Suffolk County District Attorney Thomas Spota and his top corruption prosecutor were indicted Wednesday for allegedly trying to cover up the ex-police chief’s beating of a suspect five years ago, federal authorities said.
Spota, 76, and Christopher McPartland, 51, the district attorney’s Government Corruption Bureau and investigations chief were charged with four counts: obstruction of justice, conspiracy to tamper with witnesses and obstruct an official proceeding, witness tampering and obstruction of an official proceeding and accessory after the fact to the deprivation of civil rights.
“Prosecutors swear oaths to pursue justice and enforce the law,” said Acting U.S. Attorney Bridget Rohde. “Instead of upholding their oaths, these defendants allegedly abused the power of the Suffolk County District Attorney’s Office, attempted to cover up the assault of an in-custody defendant, and attempted to thwart a federal grand jury investigation.”
Federal prosecutors alleged Spota, McPartland and ex-Suffolk police chief James Burke agreed to conceal Burke’s role in beating a suspect that stole from the chief’s SUV in 2012, authorities said. They also talked about using their power to cover up the chief’s attempted cover up of the beating that Burke ultimately pleaded guilty to last year, according to investigators.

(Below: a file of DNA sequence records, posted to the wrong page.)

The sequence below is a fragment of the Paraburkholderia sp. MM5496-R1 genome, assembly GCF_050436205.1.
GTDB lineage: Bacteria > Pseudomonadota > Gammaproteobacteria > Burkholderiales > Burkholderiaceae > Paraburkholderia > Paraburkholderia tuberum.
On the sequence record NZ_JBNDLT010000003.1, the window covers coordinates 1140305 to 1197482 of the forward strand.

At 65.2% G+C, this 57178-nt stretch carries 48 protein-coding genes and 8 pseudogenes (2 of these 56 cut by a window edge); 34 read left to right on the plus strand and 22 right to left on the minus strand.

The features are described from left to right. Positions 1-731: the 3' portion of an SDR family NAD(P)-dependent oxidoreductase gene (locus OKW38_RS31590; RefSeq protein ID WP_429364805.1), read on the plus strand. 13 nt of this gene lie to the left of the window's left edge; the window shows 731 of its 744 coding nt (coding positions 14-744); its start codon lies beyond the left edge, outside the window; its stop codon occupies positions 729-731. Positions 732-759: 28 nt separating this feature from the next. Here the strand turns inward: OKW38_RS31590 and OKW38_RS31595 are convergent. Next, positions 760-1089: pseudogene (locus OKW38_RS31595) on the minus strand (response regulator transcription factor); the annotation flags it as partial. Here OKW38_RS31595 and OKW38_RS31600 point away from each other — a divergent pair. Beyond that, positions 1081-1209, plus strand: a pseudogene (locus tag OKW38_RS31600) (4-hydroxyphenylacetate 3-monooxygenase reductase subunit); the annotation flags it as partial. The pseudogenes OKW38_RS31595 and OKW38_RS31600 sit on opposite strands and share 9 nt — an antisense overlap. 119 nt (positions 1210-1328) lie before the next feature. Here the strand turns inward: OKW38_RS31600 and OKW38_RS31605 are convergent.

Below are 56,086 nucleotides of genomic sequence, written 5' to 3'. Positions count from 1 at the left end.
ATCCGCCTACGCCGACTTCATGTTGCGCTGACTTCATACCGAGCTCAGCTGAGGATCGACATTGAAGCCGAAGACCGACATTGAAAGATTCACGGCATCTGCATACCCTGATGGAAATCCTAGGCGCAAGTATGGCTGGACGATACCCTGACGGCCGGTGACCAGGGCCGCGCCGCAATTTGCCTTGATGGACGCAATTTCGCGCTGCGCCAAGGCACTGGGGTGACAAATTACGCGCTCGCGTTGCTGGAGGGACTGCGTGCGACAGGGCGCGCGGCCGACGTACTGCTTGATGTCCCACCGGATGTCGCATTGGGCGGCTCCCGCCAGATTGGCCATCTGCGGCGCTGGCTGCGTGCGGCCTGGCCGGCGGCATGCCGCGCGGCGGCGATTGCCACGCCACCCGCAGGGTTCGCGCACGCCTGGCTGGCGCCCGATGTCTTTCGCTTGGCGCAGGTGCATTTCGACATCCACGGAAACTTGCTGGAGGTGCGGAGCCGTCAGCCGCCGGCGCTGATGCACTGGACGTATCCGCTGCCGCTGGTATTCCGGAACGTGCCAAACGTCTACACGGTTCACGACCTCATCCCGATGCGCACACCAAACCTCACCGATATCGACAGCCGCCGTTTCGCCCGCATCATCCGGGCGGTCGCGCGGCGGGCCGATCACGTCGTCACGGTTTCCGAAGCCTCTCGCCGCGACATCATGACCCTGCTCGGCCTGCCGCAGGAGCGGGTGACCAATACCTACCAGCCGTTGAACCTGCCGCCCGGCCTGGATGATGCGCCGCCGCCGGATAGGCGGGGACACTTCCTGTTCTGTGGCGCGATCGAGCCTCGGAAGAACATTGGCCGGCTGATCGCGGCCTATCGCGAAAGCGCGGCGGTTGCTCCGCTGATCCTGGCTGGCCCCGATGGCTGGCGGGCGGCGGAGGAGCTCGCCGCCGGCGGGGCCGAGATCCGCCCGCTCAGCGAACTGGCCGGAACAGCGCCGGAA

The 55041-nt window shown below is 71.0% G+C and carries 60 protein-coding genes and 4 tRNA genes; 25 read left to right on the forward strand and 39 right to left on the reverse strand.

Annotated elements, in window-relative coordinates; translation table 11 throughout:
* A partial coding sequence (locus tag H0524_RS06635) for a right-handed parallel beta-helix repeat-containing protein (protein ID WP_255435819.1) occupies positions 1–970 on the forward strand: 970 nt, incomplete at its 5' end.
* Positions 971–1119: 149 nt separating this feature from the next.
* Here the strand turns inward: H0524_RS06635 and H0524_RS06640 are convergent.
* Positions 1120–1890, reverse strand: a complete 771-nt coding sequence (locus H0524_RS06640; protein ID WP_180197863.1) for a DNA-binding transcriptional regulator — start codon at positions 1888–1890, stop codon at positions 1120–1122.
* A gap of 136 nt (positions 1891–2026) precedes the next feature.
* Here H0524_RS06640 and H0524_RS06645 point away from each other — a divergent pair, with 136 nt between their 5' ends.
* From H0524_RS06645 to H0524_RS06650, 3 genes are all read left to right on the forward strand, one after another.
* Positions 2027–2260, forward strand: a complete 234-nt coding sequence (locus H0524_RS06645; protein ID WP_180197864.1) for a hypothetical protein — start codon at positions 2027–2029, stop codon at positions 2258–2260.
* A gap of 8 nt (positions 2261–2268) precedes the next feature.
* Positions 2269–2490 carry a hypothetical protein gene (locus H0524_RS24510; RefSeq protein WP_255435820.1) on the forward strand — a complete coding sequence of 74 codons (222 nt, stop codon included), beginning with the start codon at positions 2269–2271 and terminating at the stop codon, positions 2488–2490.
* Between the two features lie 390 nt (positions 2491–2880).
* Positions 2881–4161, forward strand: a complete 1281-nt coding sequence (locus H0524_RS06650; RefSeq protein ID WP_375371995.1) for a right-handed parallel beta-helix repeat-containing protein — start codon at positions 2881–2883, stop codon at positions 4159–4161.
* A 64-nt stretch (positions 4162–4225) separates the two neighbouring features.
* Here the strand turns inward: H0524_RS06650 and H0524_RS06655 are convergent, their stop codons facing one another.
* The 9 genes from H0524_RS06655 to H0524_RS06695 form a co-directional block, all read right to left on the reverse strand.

They also allegedly used intimidation, threats and corrupt persuasion to pressure multiple witnesses, including co-conspirators, not to cooperate with the federal investigation, to provide false information, including false testimony under oath and to withhold relevant information from investigators, prosecutors said.
The two men pleaded not guilty Wednesday at Central Islip federal court, were released on $500,000 bond and are due back in court Dec. 1. Burke is currently serving 46 months in prison. The man he beat, Christopher Loeb, was released from prison in January.
“As I have said many times before, Tom Spota must resign,” said Suffolk County Executive Steve Bellone. “The person holding the awesome power to decide whether people go to jail or not cannot effectively serve under federal indictment for corruption.”
Spota previously rebuffed calls to resign after initial reports that he was under federal investigation. He is not running for re-election this November. Robert Clifford, Spota’s spokesman, declined to comment.